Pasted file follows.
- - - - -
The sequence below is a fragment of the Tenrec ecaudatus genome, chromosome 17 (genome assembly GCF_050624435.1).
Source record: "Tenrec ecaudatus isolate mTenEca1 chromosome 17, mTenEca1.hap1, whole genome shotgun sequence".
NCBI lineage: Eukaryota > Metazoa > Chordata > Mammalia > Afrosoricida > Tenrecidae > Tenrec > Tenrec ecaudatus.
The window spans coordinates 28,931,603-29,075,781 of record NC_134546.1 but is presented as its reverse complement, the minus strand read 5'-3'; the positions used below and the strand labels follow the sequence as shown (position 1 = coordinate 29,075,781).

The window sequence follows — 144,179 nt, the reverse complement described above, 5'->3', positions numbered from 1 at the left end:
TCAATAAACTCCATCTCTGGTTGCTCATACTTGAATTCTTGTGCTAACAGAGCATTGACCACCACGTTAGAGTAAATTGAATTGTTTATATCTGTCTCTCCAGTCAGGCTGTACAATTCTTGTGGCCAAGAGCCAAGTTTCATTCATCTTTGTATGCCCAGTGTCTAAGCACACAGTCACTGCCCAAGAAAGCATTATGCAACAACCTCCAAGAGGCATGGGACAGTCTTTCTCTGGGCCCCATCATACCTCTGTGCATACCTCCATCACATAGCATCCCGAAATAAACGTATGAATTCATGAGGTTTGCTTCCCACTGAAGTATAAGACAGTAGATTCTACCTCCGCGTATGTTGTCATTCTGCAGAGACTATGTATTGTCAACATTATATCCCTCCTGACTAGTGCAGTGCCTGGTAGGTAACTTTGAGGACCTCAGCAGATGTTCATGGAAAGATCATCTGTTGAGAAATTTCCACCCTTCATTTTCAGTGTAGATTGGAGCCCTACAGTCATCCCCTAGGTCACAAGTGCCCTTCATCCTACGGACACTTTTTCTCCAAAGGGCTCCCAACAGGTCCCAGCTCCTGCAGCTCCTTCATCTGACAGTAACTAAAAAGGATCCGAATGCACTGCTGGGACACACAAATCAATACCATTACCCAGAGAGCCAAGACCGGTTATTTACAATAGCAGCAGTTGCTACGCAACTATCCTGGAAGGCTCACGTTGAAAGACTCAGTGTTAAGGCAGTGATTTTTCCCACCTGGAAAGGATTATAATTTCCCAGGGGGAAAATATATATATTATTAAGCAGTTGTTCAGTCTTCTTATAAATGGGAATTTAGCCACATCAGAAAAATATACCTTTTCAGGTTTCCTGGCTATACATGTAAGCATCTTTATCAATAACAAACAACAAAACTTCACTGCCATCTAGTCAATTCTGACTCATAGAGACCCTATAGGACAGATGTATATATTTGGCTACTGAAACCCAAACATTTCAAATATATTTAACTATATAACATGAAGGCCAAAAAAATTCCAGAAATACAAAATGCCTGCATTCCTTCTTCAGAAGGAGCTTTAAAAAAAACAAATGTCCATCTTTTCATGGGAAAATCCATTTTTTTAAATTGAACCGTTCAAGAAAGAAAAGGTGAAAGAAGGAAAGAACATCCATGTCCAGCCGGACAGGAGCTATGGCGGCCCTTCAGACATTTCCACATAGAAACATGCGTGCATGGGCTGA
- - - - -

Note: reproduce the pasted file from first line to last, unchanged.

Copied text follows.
The sequence below is a fragment of the Tenrec ecaudatus genome, chromosome 17 (genome assembly GCF_050624435.1).
Source record: "Tenrec ecaudatus isolate mTenEca1 chromosome 17, mTenEca1.hap1, whole genome shotgun sequence".
NCBI lineage: Eukaryota > Metazoa > Chordata > Mammalia > Afrosoricida > Tenrecidae > Tenrec > Tenrec ecaudatus.
The window spans coordinates 28,931,603-29,075,781 of record NC_134546.1 but is presented as its reverse complement, the minus strand read 5'-3'; the positions used below and the strand labels follow the sequence as shown (position 1 = coordinate 29,075,781).

The window sequence follows — 144,179 nt, the reverse complement described above, 5'->3', positions numbered from 1 at the left end:
TCAATAAACTCCATCTCTGGTTGCTCATACTTGAATTCTTGTGCTAACAGAGCATTGACCACCACGTTAGAGTAAATTGAATTGTTTATATCTGTCTCTCCAGTCAGGCTGTACAATTCTTGTGGCCAAGAGCCAAGTTTCATTCATCTTTGTATGCCCAGTGTCTAAGCACACAGTCACTGCCCAAGAAAGCATTATGCAACAACCTCCAAGAGGCATGGGACAGTCTTTCTCTGGGCCCCATCATACCTCTGTGCATACCTCCATCACATAGCATCCCGAAATAAACGTATGAATTCATGAGGTTTGCTTCCCACTGAAGTATAAGACAGTAGATTCTACCTCCGCGTATGTTGTCATTCTGCAGAGACTATGTATTGTCAACATTATATCCCTCCTGACTAGTGCAGTGCCTGGTAGGTAACTTTGAGGACCTCAGCAGATGTTCATGGAAAGATCATCTGTTGAGAAATTTCCACCCTTCATTTTCAGTGTAGATTGGAGCCCTACAGTCATCCCCTAGGTCACAAGTGCCCTTCATCCTACGGACACTTTTTCTCCAAAGGGCTCCCAACAGGTCCCAGCTCCTGCAGCTCCTTCATCTGACAGTAACTAAAAAGGATCCGAATGCACTGCTGGGACACACAAATCAATACCATTACCCAGAGAGCCAAGACCGGTTATTTACAATAGCAGCAGTTGCTACGCAACTATCCTGGAAGGCTCACGTTGAAAGACTCAGTGTTAAGGCAGTGATTTTTCCCACCTGGAAAGGATTATAATTTCCCAGGGGGAAAATATATATATTATTAAGCAGTTGTTCAGTCTTCTTATAAATGGGAATTTAGCCACATCAGAAAAATATACCTTTTCAGGTTTCCTGGCTATACATGTAAGCATCTTTATCAATAACAAACAACAAAACTTCACTGCCATCTAGTCAATTCTGACTCATAGAGACCCTATAGGACAGATGTATATATTTGGCTACTGAAACCCAAACATTTCAAATATATTTAACTATATAACATGAAGGCCAAAAAAATTCCAGAAATACAAAATGCCTGCATTCCTTCTTCAGAAGGAGCTTTAAAAAAAACAAATGTCCATCTTTTCATGGGAAAATCCATTTTTTTAAATTGAACCGTTCAAGAAAGAAAAGGTGAAAGAAGGAAAGAACATCCATGTCCAGCCGGACAGGAGCTATGGCGGCCCTTCAGACATTTCCACATAGAAACATGCGTGCATGGGCTGA